TVG: Where are you filming and where is it set?
It's being shot in Vancouver, and it's set in a very large number of locations. The community we're following is from Terminal Island, which is a little island just off Long Beach, California, which was a fishing community. And it was the second largest Japanese American community in Southern California, next to Little Tokyo. It was a very tight-knit, insular community. So we start there. And go to Los Angeles and we go to our camp, which is in the Pacific Northwest, which helps us in Vancouver. But we also are in a number of places around the world that Vancouver has to double for. But luckily Vancouver is a great place for that. You can find a lot of stuff in British Columbia to cover just about any setting.
TVG : How did this come about? How did you pitch it to AMC?
I can't take credit for the conception of it. This originally was a pitch by my co-creator Max Borenstein who pitched this to AMC. They liked it. Max wasn't available to write the pilot or run the show. So the network asked me, I was very glad, I was thrilled. I read what Max had put together. I thought it was fantastic.
And I was initially, I have to be honest, a little apprehensive, because I'm not Japanese American, I'm Chinese American. This is not specifically my story. But, very, very quickly I recognized I could easily plug into this story as an immigrant story. This was what I had written about as a playwright, and it's something I'm very familiar with. This is something I'm very, very comfortable with. And frankly I think this is what gives this story a larger appeal. Because I think in almost all of our viewers, you don't have to go very far back before you get to someone who was an immigrant. And this is a story about the immigrant experience. It's very specifically about the Japanese American experience. But anyone who has been an immigrant or has a family member who's an immigrant, or is close to someone who is an immigrant. It has a very, very easy access point.
TVG: What's it been like working with George Takei on this?
He's a national treasure. And a man who is so warm and open and passionate about preserving this piece of history, and making sure people remember it. This, as he has said, is what he feels is his life's work. And it's not just George; our entire cast has a connection one way or the other to this experience. And we had the great honor of having a cast and crew that feels so deeply committed. This is really more than I've ever experienced in my career. People who are so, so committed to making this the best show it could possibly be.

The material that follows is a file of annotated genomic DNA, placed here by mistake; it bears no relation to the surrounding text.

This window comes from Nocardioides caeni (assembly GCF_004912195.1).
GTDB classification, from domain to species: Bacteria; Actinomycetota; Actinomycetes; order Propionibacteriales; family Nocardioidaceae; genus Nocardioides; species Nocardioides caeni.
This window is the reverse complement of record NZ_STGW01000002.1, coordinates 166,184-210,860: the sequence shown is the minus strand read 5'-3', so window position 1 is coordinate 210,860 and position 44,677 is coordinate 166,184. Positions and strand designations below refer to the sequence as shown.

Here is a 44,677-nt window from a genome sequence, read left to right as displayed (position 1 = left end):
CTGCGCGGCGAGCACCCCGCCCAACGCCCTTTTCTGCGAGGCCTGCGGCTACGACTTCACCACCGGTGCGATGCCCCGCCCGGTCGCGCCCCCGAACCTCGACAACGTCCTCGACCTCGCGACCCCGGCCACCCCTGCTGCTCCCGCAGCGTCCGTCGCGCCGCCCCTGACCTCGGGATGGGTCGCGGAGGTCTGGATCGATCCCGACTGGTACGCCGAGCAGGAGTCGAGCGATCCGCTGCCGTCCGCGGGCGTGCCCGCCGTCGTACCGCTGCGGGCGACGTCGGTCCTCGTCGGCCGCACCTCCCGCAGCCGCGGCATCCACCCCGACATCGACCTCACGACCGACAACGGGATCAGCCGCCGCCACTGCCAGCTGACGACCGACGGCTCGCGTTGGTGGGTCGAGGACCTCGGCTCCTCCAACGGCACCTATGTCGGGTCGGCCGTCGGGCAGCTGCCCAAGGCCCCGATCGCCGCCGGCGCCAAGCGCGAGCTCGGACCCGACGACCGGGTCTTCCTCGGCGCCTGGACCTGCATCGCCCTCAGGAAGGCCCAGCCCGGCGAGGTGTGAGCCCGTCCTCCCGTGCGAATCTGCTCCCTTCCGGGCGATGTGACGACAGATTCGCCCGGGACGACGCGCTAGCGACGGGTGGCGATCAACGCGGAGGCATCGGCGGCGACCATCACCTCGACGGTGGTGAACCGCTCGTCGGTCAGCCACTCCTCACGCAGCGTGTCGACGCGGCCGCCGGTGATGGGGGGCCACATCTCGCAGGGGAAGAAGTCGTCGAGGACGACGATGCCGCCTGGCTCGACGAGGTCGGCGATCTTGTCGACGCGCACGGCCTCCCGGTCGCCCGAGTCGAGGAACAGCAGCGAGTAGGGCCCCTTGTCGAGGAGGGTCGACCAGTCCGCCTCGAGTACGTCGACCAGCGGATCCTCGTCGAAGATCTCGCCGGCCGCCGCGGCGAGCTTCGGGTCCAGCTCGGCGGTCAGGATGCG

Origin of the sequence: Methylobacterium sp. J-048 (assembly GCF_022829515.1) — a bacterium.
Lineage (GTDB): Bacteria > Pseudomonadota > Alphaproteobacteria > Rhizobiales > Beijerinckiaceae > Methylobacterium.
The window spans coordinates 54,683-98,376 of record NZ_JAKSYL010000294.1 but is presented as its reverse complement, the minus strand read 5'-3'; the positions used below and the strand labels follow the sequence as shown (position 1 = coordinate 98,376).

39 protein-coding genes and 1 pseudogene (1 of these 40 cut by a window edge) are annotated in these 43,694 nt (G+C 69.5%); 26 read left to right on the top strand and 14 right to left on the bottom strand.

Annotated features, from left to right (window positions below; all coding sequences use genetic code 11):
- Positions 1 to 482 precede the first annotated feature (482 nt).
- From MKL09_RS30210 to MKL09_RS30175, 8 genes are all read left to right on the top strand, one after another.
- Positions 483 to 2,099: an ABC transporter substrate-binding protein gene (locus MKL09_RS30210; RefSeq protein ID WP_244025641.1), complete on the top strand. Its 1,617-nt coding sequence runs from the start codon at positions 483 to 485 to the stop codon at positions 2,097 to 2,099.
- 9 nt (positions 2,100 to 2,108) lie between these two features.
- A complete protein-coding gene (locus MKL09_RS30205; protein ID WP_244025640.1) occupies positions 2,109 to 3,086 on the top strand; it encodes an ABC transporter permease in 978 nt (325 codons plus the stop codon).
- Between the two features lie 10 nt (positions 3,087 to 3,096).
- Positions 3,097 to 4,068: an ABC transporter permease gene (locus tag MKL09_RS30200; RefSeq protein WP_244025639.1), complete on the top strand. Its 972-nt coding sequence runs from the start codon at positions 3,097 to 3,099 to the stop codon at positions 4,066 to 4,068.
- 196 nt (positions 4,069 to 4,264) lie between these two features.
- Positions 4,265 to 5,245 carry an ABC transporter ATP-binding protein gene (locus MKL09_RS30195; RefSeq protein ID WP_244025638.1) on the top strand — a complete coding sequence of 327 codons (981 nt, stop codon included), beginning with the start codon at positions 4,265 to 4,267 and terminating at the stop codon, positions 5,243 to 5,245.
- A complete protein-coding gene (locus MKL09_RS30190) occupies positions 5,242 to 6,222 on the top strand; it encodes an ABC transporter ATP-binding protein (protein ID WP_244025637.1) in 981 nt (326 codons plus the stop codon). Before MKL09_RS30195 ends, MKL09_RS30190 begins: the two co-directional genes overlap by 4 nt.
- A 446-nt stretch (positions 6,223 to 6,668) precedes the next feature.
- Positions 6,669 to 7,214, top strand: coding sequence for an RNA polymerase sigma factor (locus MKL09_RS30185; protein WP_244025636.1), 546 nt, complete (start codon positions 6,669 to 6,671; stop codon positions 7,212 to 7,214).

TVG: Tonally will it be anything like Season 1 of The Terror?
It is obviously spiritually descended from the first season. We're telling an historical story with the genre vocabulary. The type of genre is a little bit different. We can take a little bit more of a Japanese ghost story approach to it. Thematically, there are certainly similarities. There's a core group of people who are in a place where they're not welcome.
The other thing that is that piece of the equation that we haven't talked about is visually how breathtaking it is. And this has absolutely nothing to do with me. I can't design or line up a shot with any facility at all. But there are two people who are carryovers from Season 1; there's our researcher and then our production designer. And Jonathan McKinstry, who designed that amazing production for those ships in Terror 1, has built a world out of British Columbia in Season 2. It's a visual signature that I don't think you would see anywhere else. It's something that I'm very proud of. You see a couple frames of it, you'll know what show it is. And it's also a credit to our cinematographers, John Conroy and Barry Dunleavy, who are exceptional artists who have taken inspiration from the classic Japanese ghost stories and the classic Japanese films of the '50s and '60s. And then the spiritual descendants of those movies like Ringu and Dark Water and The Grudge. So the feel of it will be reminiscent of those movies as well.
TVG: Is there any hint you can give about the ghost?
Well, the fact that there's a ghost is a hint already. I think any ghost in a ghost story is both literal and also a metaphor for the past. A ghost is a dead person among the living. So there's something about the past that works with the story we're trying to tell about the ghost of the past, and it works with the personal stories of the people whose stories we're telling who have ghosts of their own past. So it's meant to work on a literal level and metaphorical level.
TVG: I'm happy to hear that it's the same researcher, because one of the things I liked so much about the first season was how lived in it felt.
Absolutely. And she got to co-write an episode, too. Her name's Danielle Roderick. Very gifted writer as well as researcher. So I was very lucky to have her on our team.
TVG: So we'll learn some of the language of the camp. Season 1, there was all the nautical jargon that they didn't even explain. You had to catch up to it.
There'll be a good deal of the show that's in Japanese. So the thing that will be really distinctive, sort of linguistically or aurally, is you'll be hearing a lot of Japanese spoken. I think obviously there's not going to be a bunch of nautical jargon in the show [laughs]. I think our aural trademark will be the use of Japanese. There's going to be a lot of it.
The Terror: Infamy premieres Monday, Aug. 12 at 9/8c on AMC.